Smarter Than You Think: How Technology
Is Changing Our Minds for the Better
By Clive Thompson
The Penguin Press, 2013
341 pages, $29.50
When famed writer and keynote speaker Dr. Don Norman was cut off the Internet during a trip to Madeira, his dependence on his iPhone unnerved him. He described the experience as being unable to function, saying, “When my smartphone becomes stupid, I too become stupid.” Have we lost the ability to think on our own with a swarm of information at our fingertips?
Clive Thompson, a Canadian science and technology journalist featured in The New York Times, Wired, and Collision Detection, explores how digital tools and the Internet can hone our intelligence in his perceptive book Smarter Than You Think. Computers excel at repetitive tasks like calculating sums, collecting data, and formulating patterns, whereas humans are skilled at interpreting and giving meaning to information, and then applying it in a social context. When human and artificial intelligence team up, Thompson claims this collaborative relationship can enable humans to have faster, enhanced cognitive abilities. In fact, the author argues, “At their best, today’s digital tools help us see more, retain more, communicate more. At their worst, they leave us prey to the manipulation of the toolmakers. But on balance, I’d argue, what is happening is deeply positive. This book is about the transformation.” Thompson’s provocative book —a brilliant meld of sharp analysis, historical tidbits, current happenings, and human interest stories— is undoubtedly an in-depth look at this new, eye-opening transformation.
The Internet and the accessibility of digital tools allow everyday people to share and debate their thoughts and opinions with others on a global scale. Thompson believes that this revolutionary “public thinking” can help enhance our personal expression and creativity. He demonstrates how we are developing ““ESP-like ambient awareness,” a persistent sense of what others are doing and thinking.” In turn, this development “expands our ability to understand the people we care about” and “helps dispel traditional political problems like “pluralistic ignorance,” catalyzing political action.”
One of Thompson’s most poignant examples of how public thinking triumphs over adversity is when a popular Kenyan blogger —Ory Okolloh— reached out to her audience. She wrote an entry about needing help to map out the violence and destruction in her country during the 2007 elections. In less than a week, a programmer in Alabama responded with a flurry of coding and created Ushahidi —a “map-based tool for reporting violence.” Only days after its installation, thousands of incidents were recorded on a Google map of Kenya. Today, Ushahidi is one of the best-integrated, global digital tools used to catalogue incident reports during violent uprisings or natural catastrophes. Such indisputably ground-breaking examples of strangers connecting and building life-altering tools together help Thompson strengthen his case.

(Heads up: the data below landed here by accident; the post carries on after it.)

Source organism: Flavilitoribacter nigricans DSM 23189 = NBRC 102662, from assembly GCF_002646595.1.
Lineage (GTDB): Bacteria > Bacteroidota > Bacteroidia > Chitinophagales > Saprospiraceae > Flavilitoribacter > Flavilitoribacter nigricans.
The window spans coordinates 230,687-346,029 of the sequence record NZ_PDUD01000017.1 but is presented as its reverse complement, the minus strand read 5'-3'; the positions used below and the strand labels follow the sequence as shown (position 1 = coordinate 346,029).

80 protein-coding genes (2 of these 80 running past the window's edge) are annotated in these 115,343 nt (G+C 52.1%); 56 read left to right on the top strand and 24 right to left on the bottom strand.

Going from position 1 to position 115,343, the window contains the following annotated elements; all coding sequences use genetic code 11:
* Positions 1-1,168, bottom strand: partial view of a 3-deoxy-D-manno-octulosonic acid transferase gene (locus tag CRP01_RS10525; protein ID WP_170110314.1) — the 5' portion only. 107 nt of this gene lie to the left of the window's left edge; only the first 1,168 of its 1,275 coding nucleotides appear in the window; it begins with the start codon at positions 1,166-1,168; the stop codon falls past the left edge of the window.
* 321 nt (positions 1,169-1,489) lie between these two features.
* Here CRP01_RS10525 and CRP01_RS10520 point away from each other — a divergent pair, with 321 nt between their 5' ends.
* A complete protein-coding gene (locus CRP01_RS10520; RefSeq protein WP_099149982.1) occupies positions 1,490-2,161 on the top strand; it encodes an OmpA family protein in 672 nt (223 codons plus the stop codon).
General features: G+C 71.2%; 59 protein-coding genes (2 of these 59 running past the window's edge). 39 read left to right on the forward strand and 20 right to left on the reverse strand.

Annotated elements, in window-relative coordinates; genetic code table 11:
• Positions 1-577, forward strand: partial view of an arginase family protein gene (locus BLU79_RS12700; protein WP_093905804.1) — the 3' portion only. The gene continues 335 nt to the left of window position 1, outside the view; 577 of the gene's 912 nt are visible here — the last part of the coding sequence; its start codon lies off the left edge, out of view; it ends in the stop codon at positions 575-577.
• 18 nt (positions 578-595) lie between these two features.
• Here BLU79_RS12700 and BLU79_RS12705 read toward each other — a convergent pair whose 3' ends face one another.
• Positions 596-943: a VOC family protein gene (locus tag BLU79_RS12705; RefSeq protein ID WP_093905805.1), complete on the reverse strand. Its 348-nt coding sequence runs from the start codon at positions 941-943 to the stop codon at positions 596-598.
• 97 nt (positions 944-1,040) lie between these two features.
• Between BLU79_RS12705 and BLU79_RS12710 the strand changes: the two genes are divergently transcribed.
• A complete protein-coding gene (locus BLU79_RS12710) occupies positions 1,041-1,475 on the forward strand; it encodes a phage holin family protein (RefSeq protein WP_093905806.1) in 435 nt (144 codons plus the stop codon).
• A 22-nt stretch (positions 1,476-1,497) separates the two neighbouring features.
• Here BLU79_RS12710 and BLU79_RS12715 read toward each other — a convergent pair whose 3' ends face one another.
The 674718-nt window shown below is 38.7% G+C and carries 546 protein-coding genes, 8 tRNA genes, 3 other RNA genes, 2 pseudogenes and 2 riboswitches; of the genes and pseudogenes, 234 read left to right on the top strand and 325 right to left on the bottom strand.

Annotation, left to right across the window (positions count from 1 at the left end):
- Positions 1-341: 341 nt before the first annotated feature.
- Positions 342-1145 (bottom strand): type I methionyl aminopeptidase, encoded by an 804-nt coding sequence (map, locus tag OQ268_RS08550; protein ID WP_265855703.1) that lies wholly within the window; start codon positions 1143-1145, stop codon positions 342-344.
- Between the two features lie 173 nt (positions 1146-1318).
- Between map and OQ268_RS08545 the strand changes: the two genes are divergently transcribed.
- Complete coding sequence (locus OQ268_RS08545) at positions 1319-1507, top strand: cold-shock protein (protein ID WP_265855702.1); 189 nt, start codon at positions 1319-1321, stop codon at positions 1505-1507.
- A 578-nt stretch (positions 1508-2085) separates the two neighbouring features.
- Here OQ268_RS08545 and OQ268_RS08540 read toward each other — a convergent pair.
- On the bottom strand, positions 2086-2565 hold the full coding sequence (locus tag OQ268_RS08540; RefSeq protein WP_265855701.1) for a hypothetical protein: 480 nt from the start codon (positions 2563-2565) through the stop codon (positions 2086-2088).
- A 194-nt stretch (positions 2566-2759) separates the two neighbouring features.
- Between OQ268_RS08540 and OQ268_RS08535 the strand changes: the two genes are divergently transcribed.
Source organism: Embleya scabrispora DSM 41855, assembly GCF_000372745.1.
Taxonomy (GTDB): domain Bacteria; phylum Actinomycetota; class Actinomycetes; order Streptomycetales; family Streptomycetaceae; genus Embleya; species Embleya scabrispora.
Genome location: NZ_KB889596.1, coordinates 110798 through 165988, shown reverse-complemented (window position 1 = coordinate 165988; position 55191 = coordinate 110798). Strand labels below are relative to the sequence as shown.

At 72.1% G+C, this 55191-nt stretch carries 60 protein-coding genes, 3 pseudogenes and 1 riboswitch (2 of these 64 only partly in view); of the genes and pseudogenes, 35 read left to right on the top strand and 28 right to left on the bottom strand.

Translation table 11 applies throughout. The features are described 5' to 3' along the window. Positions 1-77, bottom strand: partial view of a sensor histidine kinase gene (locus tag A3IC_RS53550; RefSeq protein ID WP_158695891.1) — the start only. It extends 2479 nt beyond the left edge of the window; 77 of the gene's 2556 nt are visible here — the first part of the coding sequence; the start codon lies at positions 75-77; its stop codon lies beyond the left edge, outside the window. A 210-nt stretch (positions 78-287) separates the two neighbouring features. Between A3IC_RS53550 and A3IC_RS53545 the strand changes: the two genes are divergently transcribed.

The writer goes even deeper, examining how the phenomenon of “transactive memory” —when we rely on the memory of friends, family, and coworkers in our entourage to remember information— can extend to technology. Thompson claims, “as transactive partners, machines have several advantages over human ones.” They have more reliable recall of detailed facts and can hook us into learning more about a subject. Also, when we access information repeatedly, we eventually end up retaining it without the help of our gadgets. Makes sense, right? I find myself at the mercy of password reminder e-mails, when accessing new websites, until I finally remember without aid. When wearable technology with on-tap recall (like Google Glass) will be readily available and more mainstream, Thompson believes “digital memories [will] amplify what people retain in their brains” when used correctly. Idealistic as this may seem, his points are solid —he has swayed me.
People who are convinced the evils of this relatively new technology threaten our intelligence —and our lives— should give this book a chance. True, it has a polarized view, but it has compelling points framed in a way that provokes and entertains us. Reluctant readers will surely consider new angles and facts they haven’t faced before. Thompson compares the current wave of naysayers to those of the past. When the printed word, the electric telegraph, the radio, and the television made their appearances, a sea of people protested them for fear they would dumb us down.
I am not preaching that we should glorify technology and disregard its adverse effects on the way we process information. However, I do wonder if future societies will crack up about the current fear of the Internet, the way we snicker about Socrates’ fear of the written word jeopardizing human thinking.